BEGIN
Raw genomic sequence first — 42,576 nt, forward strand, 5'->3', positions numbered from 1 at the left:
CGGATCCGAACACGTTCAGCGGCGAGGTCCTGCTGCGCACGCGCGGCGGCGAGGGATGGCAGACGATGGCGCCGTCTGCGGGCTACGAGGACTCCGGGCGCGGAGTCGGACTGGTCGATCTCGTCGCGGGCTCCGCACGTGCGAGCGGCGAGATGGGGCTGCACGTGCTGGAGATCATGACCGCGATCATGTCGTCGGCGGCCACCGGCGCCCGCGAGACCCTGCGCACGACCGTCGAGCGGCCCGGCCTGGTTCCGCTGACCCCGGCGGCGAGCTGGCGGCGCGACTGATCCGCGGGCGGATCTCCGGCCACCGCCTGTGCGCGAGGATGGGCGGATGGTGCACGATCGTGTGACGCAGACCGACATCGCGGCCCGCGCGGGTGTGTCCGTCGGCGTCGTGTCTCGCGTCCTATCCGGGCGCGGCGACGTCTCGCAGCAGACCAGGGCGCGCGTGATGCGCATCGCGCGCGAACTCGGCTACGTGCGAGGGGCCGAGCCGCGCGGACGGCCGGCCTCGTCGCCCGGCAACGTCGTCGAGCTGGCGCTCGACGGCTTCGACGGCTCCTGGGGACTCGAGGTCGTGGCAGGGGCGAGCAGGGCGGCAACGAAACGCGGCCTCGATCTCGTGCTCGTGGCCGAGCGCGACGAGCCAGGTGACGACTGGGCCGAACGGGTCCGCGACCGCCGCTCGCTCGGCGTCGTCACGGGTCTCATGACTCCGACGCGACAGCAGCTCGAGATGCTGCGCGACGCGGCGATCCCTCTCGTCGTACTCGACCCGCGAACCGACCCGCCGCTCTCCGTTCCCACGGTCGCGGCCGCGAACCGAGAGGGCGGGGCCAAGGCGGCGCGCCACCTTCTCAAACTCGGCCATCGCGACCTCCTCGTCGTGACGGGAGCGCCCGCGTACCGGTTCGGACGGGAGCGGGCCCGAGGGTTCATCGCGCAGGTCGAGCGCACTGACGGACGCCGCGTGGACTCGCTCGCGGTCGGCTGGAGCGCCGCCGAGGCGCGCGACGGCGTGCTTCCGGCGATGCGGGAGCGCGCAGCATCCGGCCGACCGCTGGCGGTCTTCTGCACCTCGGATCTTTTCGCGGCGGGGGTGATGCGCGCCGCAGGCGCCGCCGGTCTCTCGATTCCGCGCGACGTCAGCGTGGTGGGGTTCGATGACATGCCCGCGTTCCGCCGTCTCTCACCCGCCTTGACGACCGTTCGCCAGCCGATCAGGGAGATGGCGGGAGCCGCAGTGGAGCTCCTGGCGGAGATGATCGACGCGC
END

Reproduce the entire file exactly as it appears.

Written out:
Raw genomic sequence first — 42,576 nt, forward strand, 5'->3', positions numbered from 1 at the left:
CGGATCCGAACACGTTCAGCGGCGAGGTCCTGCTGCGCACGCGCGGCGGCGAGGGATGGCAGACGATGGCGCCGTCTGCGGGCTACGAGGACTCCGGGCGCGGAGTCGGACTGGTCGATCTCGTCGCGGGCTCCGCACGTGCGAGCGGCGAGATGGGGCTGCACGTGCTGGAGATCATGACCGCGATCATGTCGTCGGCGGCCACCGGCGCCCGCGAGACCCTGCGCACGACCGTCGAGCGGCCCGGCCTGGTTCCGCTGACCCCGGCGGCGAGCTGGCGGCGCGACTGATCCGCGGGCGGATCTCCGGCCACCGCCTGTGCGCGAGGATGGGCGGATGGTGCACGATCGTGTGACGCAGACCGACATCGCGGCCCGCGCGGGTGTGTCCGTCGGCGTCGTGTCTCGCGTCCTATCCGGGCGCGGCGACGTCTCGCAGCAGACCAGGGCGCGCGTGATGCGCATCGCGCGCGAACTCGGCTACGTGCGAGGGGCCGAGCCGCGCGGACGGCCGGCCTCGTCGCCCGGCAACGTCGTCGAGCTGGCGCTCGACGGCTTCGACGGCTCCTGGGGACTCGAGGTCGTGGCAGGGGCGAGCAGGGCGGCAACGAAACGCGGCCTCGATCTCGTGCTCGTGGCCGAGCGCGACGAGCCAGGTGACGACTGGGCCGAACGGGTCCGCGACCGCCGCTCGCTCGGCGTCGTCACGGGTCTCATGACTCCGACGCGACAGCAGCTCGAGATGCTGCGCGACGCGGCGATCCCTCTCGTCGTACTCGACCCGCGAACCGACCCGCCGCTCTCCGTTCCCACGGTCGCGGCCGCGAACCGAGAGGGCGGGGCCAAGGCGGCGCGCCACCTTCTCAAACTCGGCCATCGCGACCTCCTCGTCGTGACGGGAGCGCCCGCGTACCGGTTCGGACGGGAGCGGGCCCGAGGGTTCATCGCGCAGGTCGAGCGCACTGACGGACGCCGCGTGGACTCGCTCGCGGTCGGCTGGAGCGCCGCCGAGGCGCGCGACGGCGTGCTTCCGGCGATGCGGGAGCGCGCAGCATCCGGCCGACCGCTGGCGGTCTTCTGCACCTCGGATCTTTTCGCGGCGGGGGTGATGCGCGCCGCAGGCGCCGCCGGTCTCTCGATTCCGCGCGACGTCAGCGTGGTGGGGTTCGATGACATGCCCGCGTTCCGCCGTCTCTCACCCGCCTTGACGACCGTTCGCCAGCCGATCAGGGAGATGGCGGGAGCCGCAGTGGAGCTCCTGGCGGAGATGATCGACGCGC